Anais Nin

Nin (c. 1903-1977) is best known for her erotica and for her seven volumes of diaries published from 1966 to the end of her life.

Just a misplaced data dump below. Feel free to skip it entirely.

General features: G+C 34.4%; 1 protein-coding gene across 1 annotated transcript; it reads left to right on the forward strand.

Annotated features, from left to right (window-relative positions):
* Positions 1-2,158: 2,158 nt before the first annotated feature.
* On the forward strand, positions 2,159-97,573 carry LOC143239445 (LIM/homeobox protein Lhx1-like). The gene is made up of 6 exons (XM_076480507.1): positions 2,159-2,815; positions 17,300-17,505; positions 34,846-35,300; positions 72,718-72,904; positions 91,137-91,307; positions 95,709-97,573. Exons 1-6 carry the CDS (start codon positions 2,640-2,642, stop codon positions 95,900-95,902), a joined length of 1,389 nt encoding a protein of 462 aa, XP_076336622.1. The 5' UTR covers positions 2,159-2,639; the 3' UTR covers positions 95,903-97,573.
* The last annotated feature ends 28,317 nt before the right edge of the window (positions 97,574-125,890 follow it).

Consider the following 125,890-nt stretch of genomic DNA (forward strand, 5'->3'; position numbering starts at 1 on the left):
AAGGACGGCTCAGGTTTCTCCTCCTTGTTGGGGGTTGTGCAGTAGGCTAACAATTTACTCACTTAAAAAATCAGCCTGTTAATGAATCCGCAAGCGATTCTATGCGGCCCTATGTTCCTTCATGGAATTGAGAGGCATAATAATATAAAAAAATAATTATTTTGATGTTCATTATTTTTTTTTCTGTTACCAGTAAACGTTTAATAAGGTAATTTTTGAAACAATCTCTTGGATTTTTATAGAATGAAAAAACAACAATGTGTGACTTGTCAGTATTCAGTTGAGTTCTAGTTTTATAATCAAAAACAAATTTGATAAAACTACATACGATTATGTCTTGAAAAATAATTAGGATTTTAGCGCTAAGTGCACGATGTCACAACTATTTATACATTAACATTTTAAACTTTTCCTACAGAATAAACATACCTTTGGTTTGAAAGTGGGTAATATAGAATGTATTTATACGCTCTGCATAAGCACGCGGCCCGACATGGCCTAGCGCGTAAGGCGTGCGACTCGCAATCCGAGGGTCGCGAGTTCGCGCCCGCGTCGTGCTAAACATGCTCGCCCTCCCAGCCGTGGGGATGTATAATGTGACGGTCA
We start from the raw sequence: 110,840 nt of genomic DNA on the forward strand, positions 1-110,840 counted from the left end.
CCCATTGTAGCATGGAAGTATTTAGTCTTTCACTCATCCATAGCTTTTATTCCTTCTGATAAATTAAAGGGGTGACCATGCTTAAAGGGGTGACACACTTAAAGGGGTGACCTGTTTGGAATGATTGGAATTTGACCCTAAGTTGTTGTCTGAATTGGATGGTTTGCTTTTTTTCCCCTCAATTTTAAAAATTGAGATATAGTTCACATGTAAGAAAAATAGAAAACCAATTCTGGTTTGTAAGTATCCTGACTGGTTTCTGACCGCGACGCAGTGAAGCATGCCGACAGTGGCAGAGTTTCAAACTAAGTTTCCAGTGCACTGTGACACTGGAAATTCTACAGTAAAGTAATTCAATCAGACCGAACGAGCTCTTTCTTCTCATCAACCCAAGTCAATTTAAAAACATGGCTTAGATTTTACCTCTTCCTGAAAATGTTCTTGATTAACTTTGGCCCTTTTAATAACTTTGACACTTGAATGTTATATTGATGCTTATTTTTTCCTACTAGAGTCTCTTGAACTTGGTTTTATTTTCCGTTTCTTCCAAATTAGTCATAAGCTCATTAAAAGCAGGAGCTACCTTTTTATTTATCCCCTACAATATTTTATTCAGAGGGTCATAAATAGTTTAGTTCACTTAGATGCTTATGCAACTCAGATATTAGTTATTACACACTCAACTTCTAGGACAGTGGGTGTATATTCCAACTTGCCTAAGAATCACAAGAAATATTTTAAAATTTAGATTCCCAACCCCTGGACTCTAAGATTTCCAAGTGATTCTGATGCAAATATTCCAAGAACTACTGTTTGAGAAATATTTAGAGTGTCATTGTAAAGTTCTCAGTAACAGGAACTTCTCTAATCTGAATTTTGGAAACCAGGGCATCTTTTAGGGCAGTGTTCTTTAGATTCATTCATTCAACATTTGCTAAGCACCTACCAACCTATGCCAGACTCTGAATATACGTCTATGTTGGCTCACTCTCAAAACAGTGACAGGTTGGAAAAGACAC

Nin's other works, which include novels and short stories, are greatly influenced by Surrealism, a movement initiated in the 1920s by artists dedicated to exploring irrationality and the unconscious, and by the formal experiments of such Modernists as D. H. Lawrence and Virginia Woolf, who employed expressionistic and stream-of-consciousness narration. Rather than relying on a chronological ordering of events as in conventional narratives, Nin wrote in a poetic style featuring repetition, omission, and pastiche as organizing principles. Critics favorably note her attention to physical details and the influence of sensory information on the moods, thoughts, and interactions of her characters. Nin's predominant subject is psychological, and her insights into the behavioral and thought patterns of women have been particularly praised as both astute and free of misanthropy.